Purpose To analyze changes in life satisfaction (LS) scores over time in persons with spinal cord injury (SCI) and to interpret what these changes mean.
Methods Multicenter, prospective cohort study of persons with SCI (n = 96) classified into 3 life satisfaction trajectories identified earlier. Assessment took place 6 times from the start of active rehabilitation up to 5 years after discharge. Three LS scores were compared: (1) LS 'now' score, (2) 'comparison' score between LS 'now' and LS 'before the SCI', and (3) retrospective score of LS 'before the SCI'.
Results Persons in the low LS trajectory showed increase in the LS 'now' score, but not in the LS 'comparison' score and retrospective score. Persons in the recovery trajectory showed increase in the LS 'now' and LS 'comparison' scores, but not in the retrospective score. Persons in the high LS trajectory showed increase in the 'comparison' LS score and decrease in the retrospective score, but no change in the LS 'now' score.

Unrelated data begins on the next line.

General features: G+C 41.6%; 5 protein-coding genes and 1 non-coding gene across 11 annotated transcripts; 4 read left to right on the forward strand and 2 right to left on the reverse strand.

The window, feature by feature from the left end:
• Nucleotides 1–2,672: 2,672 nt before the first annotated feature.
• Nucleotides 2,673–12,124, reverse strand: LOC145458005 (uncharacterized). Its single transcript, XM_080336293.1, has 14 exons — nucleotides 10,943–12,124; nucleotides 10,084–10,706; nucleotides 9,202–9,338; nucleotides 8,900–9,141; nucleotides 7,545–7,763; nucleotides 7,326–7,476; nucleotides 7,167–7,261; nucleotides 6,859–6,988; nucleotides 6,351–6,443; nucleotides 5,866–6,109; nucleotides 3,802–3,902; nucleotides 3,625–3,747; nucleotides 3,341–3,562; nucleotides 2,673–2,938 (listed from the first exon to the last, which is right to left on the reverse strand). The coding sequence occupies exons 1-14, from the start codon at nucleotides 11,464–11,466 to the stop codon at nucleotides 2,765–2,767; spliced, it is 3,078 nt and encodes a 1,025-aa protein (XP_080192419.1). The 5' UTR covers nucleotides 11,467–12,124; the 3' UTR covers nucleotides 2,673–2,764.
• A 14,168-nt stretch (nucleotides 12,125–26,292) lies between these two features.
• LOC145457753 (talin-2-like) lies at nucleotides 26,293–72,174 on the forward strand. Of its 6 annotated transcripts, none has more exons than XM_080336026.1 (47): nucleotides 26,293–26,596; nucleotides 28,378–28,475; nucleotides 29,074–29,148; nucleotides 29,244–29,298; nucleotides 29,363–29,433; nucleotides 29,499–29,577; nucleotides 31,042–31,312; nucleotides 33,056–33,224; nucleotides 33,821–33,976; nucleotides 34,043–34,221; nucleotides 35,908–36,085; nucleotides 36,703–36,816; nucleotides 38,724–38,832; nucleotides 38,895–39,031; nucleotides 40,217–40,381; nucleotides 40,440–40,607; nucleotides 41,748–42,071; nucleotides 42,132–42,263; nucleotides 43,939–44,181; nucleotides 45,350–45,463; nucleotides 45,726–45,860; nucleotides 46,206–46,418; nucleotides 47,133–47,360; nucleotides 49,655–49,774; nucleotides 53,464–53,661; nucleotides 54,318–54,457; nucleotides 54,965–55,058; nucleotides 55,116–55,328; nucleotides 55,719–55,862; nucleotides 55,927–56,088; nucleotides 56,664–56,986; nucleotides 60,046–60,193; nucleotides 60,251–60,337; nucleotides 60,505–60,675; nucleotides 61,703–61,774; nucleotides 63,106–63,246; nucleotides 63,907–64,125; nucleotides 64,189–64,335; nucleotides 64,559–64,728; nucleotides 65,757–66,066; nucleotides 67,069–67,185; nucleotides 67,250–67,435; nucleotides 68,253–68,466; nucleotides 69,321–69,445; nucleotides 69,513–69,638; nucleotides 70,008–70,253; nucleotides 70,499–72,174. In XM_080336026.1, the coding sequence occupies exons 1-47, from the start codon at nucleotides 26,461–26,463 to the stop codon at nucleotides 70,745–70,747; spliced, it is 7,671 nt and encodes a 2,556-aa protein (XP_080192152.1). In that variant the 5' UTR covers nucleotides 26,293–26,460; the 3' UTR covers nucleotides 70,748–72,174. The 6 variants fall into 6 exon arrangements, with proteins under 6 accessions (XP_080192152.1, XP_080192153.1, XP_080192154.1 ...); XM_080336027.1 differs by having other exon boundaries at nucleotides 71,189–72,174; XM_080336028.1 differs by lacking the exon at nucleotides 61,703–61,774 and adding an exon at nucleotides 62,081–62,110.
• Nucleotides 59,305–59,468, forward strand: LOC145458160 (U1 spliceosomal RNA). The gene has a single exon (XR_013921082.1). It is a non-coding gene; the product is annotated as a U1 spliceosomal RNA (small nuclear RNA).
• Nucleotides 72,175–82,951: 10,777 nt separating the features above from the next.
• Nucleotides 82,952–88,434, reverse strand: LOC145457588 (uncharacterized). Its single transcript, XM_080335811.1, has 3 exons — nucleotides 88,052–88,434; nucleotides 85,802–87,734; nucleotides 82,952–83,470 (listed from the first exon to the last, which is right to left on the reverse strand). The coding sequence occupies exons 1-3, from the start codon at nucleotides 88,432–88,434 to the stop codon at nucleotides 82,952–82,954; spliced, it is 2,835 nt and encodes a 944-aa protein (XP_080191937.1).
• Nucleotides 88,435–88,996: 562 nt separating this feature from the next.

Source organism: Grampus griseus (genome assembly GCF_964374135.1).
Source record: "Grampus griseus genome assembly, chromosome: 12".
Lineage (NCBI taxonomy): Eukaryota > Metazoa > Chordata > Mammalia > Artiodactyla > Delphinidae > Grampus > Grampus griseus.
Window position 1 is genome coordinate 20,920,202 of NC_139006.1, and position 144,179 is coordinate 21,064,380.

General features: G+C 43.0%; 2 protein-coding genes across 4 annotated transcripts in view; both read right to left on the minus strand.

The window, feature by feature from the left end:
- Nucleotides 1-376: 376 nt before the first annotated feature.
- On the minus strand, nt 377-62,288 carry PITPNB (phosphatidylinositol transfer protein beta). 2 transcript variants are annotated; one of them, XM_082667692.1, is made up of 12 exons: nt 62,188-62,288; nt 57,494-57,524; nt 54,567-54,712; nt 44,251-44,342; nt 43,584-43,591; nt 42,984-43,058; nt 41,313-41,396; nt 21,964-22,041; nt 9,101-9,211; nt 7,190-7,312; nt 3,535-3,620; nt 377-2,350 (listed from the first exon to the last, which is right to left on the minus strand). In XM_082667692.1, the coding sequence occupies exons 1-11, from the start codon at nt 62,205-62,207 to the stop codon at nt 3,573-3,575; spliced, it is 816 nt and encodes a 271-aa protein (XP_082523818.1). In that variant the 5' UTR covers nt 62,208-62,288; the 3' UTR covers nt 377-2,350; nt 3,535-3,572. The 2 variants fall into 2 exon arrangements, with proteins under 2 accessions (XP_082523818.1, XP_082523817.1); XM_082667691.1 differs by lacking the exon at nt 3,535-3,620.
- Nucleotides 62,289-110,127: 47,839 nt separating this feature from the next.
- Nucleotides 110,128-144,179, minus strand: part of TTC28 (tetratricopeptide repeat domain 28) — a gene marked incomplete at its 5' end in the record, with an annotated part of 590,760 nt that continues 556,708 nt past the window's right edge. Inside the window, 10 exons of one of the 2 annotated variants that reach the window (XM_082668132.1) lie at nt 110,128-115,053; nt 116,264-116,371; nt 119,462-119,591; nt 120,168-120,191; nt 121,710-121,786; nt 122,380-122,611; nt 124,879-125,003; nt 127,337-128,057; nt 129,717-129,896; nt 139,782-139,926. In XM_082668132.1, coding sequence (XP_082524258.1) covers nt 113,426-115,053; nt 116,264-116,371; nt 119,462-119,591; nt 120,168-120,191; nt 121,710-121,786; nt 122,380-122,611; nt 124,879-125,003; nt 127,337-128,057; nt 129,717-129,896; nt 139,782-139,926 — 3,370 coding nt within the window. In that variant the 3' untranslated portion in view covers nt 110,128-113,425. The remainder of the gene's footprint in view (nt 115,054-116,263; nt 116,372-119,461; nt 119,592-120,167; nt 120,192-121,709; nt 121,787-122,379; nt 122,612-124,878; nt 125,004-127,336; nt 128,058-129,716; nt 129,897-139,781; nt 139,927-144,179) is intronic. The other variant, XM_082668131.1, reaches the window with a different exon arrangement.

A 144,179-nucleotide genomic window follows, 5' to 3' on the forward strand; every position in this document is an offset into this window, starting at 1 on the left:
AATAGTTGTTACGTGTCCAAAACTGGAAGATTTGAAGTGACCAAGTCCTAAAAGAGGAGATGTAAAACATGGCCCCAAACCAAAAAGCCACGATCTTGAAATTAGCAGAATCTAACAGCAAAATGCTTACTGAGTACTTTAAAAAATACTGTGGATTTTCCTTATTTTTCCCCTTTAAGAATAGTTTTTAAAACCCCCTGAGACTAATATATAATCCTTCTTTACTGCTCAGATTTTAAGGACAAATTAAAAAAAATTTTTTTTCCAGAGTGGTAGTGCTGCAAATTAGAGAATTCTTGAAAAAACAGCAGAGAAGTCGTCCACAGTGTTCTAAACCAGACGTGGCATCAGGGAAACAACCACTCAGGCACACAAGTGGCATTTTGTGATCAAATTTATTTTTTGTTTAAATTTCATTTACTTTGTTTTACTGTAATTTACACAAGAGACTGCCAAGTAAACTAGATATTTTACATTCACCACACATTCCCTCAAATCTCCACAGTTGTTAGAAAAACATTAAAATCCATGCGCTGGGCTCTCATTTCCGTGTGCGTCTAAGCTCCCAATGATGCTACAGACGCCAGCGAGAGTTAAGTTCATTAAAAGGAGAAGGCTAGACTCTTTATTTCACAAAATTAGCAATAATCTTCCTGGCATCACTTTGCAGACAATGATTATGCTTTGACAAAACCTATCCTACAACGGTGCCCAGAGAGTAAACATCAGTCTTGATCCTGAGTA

Conclusions Diverging patterns of change were found and that were interpreted as adaptation or scale recalibration. Recalibration could also be considered healthy rebalancing after SCI. Being able to compare different LS ratings can facilitate the interpretation of change in and stability of LS.